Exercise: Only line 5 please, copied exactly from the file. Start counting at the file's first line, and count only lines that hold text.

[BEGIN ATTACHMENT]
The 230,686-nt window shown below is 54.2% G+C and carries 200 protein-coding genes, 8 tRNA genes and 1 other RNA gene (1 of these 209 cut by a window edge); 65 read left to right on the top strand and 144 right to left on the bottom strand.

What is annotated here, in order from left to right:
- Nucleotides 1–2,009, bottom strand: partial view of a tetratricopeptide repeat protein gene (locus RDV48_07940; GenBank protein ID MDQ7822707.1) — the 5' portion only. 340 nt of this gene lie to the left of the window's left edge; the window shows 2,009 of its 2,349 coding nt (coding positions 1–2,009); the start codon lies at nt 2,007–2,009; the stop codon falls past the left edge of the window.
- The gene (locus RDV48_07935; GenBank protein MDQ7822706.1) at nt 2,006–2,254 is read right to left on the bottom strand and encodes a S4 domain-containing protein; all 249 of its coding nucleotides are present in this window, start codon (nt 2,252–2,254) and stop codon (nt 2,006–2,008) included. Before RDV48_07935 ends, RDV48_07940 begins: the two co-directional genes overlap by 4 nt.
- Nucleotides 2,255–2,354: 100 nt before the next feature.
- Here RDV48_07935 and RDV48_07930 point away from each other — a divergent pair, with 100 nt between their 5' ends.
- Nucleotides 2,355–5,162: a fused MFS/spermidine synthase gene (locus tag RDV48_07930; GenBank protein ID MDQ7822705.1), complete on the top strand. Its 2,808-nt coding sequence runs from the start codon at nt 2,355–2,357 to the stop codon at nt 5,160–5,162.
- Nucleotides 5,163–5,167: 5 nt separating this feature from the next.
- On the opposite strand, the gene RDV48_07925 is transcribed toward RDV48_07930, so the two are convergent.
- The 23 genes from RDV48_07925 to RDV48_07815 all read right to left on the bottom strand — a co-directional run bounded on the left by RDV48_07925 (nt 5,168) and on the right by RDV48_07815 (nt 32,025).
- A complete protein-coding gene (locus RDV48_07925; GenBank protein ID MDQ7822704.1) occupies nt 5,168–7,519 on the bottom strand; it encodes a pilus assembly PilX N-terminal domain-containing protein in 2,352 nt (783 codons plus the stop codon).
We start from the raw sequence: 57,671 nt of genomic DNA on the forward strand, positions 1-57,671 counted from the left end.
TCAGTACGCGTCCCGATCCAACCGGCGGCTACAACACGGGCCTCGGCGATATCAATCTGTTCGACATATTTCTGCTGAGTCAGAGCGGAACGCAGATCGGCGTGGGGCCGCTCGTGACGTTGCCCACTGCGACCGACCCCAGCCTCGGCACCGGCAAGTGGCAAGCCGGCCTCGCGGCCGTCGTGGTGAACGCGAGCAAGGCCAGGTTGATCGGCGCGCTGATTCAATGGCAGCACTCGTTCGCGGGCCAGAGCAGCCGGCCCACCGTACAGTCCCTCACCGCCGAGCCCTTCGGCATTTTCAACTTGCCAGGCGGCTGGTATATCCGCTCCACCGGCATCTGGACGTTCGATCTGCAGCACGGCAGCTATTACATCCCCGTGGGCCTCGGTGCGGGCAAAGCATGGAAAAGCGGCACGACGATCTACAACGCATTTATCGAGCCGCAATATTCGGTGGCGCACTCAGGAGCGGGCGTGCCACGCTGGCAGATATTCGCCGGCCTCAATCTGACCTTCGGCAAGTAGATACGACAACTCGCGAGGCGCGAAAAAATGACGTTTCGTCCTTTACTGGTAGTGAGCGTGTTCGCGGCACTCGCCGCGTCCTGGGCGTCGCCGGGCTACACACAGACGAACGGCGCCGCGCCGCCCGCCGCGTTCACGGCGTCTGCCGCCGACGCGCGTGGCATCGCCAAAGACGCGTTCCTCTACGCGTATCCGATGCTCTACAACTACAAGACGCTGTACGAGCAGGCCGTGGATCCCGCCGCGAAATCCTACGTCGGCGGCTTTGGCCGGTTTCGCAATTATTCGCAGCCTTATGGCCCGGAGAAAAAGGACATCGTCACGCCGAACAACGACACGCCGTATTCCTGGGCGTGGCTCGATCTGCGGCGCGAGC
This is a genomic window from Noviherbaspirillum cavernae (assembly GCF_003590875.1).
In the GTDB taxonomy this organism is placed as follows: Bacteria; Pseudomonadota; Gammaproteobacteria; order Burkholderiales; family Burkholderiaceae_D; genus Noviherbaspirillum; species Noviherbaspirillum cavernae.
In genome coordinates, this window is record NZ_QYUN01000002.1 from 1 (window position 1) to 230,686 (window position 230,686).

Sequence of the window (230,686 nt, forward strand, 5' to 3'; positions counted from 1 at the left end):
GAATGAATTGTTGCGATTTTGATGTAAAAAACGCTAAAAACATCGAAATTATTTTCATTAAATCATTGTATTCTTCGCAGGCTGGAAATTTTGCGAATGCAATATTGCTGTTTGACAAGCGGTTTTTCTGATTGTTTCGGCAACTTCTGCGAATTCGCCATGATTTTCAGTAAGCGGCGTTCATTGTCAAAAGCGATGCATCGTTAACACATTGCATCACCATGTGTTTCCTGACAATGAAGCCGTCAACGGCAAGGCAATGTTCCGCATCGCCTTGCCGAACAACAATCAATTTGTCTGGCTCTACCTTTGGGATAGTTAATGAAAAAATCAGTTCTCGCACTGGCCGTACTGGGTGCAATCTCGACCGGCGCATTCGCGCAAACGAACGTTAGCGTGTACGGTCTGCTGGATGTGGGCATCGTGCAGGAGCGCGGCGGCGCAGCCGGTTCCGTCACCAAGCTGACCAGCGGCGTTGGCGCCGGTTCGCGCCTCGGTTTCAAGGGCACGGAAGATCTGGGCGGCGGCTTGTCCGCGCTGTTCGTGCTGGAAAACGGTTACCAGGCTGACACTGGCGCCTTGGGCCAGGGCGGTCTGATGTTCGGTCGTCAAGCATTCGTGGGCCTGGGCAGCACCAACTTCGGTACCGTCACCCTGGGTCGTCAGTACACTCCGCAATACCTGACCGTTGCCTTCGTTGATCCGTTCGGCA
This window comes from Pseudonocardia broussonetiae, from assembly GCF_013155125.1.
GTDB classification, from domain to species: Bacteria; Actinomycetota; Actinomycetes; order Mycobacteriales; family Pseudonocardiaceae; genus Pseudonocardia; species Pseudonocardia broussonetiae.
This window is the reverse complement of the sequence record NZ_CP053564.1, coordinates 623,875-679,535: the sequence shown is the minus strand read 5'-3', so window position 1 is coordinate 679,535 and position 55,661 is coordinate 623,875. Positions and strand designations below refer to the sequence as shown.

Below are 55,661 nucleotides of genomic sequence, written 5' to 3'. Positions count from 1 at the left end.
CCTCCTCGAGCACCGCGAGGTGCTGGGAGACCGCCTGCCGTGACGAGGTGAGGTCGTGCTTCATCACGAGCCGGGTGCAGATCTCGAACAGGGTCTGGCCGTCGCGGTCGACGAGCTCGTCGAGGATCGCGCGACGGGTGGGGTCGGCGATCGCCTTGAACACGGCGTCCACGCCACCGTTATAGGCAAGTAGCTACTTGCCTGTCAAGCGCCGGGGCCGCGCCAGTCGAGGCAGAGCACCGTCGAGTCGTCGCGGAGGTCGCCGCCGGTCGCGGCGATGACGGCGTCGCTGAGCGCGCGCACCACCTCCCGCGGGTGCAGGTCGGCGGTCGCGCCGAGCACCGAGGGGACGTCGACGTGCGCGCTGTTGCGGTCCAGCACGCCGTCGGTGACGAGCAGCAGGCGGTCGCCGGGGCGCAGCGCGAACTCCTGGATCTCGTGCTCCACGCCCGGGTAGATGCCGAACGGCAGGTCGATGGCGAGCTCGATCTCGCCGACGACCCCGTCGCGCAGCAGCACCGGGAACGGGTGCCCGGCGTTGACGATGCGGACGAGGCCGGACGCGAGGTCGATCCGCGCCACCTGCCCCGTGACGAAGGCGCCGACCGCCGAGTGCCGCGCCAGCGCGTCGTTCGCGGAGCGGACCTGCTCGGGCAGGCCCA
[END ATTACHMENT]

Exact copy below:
- Nucleotides 2,255–2,354: 100 nt before the next feature.